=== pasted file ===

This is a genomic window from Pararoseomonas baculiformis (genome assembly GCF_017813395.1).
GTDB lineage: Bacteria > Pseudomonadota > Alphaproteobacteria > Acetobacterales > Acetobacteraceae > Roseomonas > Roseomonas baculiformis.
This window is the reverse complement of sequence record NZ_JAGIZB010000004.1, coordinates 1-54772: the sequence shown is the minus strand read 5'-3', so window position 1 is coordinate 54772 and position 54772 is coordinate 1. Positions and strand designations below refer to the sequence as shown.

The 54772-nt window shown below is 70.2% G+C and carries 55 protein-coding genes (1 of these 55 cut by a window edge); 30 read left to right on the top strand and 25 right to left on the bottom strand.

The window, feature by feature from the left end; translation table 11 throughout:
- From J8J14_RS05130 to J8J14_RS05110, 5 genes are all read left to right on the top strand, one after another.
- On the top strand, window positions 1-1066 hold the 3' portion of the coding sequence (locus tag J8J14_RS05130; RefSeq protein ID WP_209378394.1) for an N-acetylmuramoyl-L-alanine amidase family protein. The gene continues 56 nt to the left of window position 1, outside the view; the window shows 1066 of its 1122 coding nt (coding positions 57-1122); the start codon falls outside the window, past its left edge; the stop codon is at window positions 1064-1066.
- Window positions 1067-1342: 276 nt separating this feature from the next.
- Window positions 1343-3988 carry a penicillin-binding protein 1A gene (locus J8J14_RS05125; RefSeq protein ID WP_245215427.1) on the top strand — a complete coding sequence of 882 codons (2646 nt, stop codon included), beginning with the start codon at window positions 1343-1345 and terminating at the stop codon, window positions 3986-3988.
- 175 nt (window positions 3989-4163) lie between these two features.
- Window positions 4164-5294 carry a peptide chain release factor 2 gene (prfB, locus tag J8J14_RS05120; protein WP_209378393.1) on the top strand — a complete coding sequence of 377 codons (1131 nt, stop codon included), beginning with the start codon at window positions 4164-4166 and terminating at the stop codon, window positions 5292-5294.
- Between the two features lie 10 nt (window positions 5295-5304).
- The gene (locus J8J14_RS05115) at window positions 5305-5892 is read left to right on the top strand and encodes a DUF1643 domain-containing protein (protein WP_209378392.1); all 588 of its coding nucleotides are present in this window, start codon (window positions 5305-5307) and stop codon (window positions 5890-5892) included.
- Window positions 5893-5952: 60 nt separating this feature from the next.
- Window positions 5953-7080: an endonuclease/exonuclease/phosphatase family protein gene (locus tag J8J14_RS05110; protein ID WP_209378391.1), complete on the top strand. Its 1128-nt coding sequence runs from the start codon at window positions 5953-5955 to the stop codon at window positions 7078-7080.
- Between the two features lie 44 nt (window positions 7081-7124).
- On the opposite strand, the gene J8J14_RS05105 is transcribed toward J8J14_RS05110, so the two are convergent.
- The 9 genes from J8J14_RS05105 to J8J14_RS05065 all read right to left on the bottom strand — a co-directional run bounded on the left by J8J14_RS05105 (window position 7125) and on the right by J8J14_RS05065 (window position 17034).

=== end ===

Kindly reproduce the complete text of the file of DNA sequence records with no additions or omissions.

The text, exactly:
This is a genomic window from Pararoseomonas baculiformis (genome assembly GCF_017813395.1).
GTDB lineage: Bacteria > Pseudomonadota > Alphaproteobacteria > Acetobacterales > Acetobacteraceae > Roseomonas > Roseomonas baculiformis.
This window is the reverse complement of sequence record NZ_JAGIZB010000004.1, coordinates 1-54772: the sequence shown is the minus strand read 5'-3', so window position 1 is coordinate 54772 and position 54772 is coordinate 1. Positions and strand designations below refer to the sequence as shown.

The 54772-nt window shown below is 70.2% G+C and carries 55 protein-coding genes (1 of these 55 cut by a window edge); 30 read left to right on the top strand and 25 right to left on the bottom strand.

The window, feature by feature from the left end; translation table 11 throughout:
- From J8J14_RS05130 to J8J14_RS05110, 5 genes are all read left to right on the top strand, one after another.
- On the top strand, window positions 1-1066 hold the 3' portion of the coding sequence (locus tag J8J14_RS05130; RefSeq protein ID WP_209378394.1) for an N-acetylmuramoyl-L-alanine amidase family protein. The gene continues 56 nt to the left of window position 1, outside the view; the window shows 1066 of its 1122 coding nt (coding positions 57-1122); the start codon falls outside the window, past its left edge; the stop codon is at window positions 1064-1066.
- Window positions 1067-1342: 276 nt separating this feature from the next.
- Window positions 1343-3988 carry a penicillin-binding protein 1A gene (locus J8J14_RS05125; RefSeq protein ID WP_245215427.1) on the top strand — a complete coding sequence of 882 codons (2646 nt, stop codon included), beginning with the start codon at window positions 1343-1345 and terminating at the stop codon, window positions 3986-3988.
- 175 nt (window positions 3989-4163) lie between these two features.
- Window positions 4164-5294 carry a peptide chain release factor 2 gene (prfB, locus tag J8J14_RS05120; protein WP_209378393.1) on the top strand — a complete coding sequence of 377 codons (1131 nt, stop codon included), beginning with the start codon at window positions 4164-4166 and terminating at the stop codon, window positions 5292-5294.
- Between the two features lie 10 nt (window positions 5295-5304).
- The gene (locus J8J14_RS05115) at window positions 5305-5892 is read left to right on the top strand and encodes a DUF1643 domain-containing protein (protein WP_209378392.1); all 588 of its coding nucleotides are present in this window, start codon (window positions 5305-5307) and stop codon (window positions 5890-5892) included.
- Window positions 5893-5952: 60 nt separating this feature from the next.
- Window positions 5953-7080: an endonuclease/exonuclease/phosphatase family protein gene (locus tag J8J14_RS05110; protein ID WP_209378391.1), complete on the top strand. Its 1128-nt coding sequence runs from the start codon at window positions 5953-5955 to the stop codon at window positions 7078-7080.
- Between the two features lie 44 nt (window positions 7081-7124).
- On the opposite strand, the gene J8J14_RS05105 is transcribed toward J8J14_RS05110, so the two are convergent.
- The 9 genes from J8J14_RS05105 to J8J14_RS05065 all read right to left on the bottom strand — a co-directional run bounded on the left by J8J14_RS05105 (window position 7125) and on the right by J8J14_RS05065 (window position 17034).